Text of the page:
FDIC CHAIRMAN DESCRIBES OPTIONS FOR STRONGER BANK ACCOUNTING
FOR FOR IMMEDIATE RELEASE PR-30-2002 (3-11-2002)
Media Contact: David Barr (202) 898-6992
Regulators should consider strengthening the ground rules governing bank auditing and accounting, according to Federal Deposit Insurance Corporation (FDIC) Chairman Don Powell. His remarks were given in a speech before a group of community bankers and are highlighted in today's edition of FYI. The speech outlined reforms that are being considered.
With respect to bank auditing, chairman Powell said that bank regulators should consider using their authority to: 1) ban accounting firms from providing internal auditing and other consulting services to the same financial institution they are auditing externally; 2) implement a nationwide document retention requirement for the records and working papers used during the audit of any insured depository institution; and 3) craft regulations enhancing the range of sanctions the regulators can impose on auditors. Chairman Powell also noted that existing accounting literature may have shortcomings with respect to certain aspects of bank securitization activity.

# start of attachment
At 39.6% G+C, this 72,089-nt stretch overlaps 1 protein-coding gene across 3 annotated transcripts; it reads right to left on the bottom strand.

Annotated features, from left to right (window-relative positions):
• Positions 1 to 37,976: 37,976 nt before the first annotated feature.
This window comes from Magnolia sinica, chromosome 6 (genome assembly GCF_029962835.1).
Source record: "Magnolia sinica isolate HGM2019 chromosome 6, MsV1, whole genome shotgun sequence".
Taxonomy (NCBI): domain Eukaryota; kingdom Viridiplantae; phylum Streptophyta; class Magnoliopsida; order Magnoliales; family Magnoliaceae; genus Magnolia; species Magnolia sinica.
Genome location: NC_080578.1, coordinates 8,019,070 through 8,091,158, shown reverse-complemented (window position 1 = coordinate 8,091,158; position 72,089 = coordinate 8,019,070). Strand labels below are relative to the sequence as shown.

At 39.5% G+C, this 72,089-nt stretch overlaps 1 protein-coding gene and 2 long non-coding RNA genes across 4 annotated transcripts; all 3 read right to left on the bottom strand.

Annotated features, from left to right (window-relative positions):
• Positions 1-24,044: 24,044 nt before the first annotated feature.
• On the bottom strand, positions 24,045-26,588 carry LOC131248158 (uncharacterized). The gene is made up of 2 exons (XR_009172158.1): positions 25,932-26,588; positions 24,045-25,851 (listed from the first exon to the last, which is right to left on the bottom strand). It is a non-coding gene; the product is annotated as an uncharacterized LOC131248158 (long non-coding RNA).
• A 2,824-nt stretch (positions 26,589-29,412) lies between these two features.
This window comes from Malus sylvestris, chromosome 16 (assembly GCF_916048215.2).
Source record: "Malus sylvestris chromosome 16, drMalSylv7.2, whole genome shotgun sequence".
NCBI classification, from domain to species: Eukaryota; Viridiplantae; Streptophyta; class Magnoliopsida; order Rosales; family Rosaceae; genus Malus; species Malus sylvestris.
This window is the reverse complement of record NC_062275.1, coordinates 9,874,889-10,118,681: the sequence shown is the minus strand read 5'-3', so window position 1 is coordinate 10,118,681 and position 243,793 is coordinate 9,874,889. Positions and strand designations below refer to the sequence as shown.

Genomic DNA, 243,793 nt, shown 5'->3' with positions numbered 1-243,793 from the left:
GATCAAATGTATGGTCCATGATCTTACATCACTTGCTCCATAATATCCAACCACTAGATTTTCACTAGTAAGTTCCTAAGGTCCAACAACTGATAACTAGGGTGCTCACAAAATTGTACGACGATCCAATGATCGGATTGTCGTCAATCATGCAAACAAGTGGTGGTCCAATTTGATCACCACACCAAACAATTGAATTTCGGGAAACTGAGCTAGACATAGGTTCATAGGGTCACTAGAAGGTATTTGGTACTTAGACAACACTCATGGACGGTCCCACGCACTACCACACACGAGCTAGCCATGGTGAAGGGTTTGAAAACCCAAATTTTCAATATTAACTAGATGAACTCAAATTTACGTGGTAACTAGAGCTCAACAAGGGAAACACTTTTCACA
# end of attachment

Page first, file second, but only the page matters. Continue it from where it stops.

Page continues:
FYI is an e-mail bulletin covering FDIC analysis of emerging issues in banking and the economy. FYI is available on the FDIC Web site at www.fdic.gov, where those interested in receiving each issue electronically may subscribe. A copy of FYI is attached.
Congress created the Federal Deposit Insurance Corporation in 1933 to restore public confidence in the nation's banking system. The FDIC insures deposits at the nation's 9,747 banks and savings associations and it promotes the safety and soundness of these institutions by identifying, monitoring and addressing risks to which they are exposed. The FDIC receives no federal tax dollars - insured financial institutions fund its operations.
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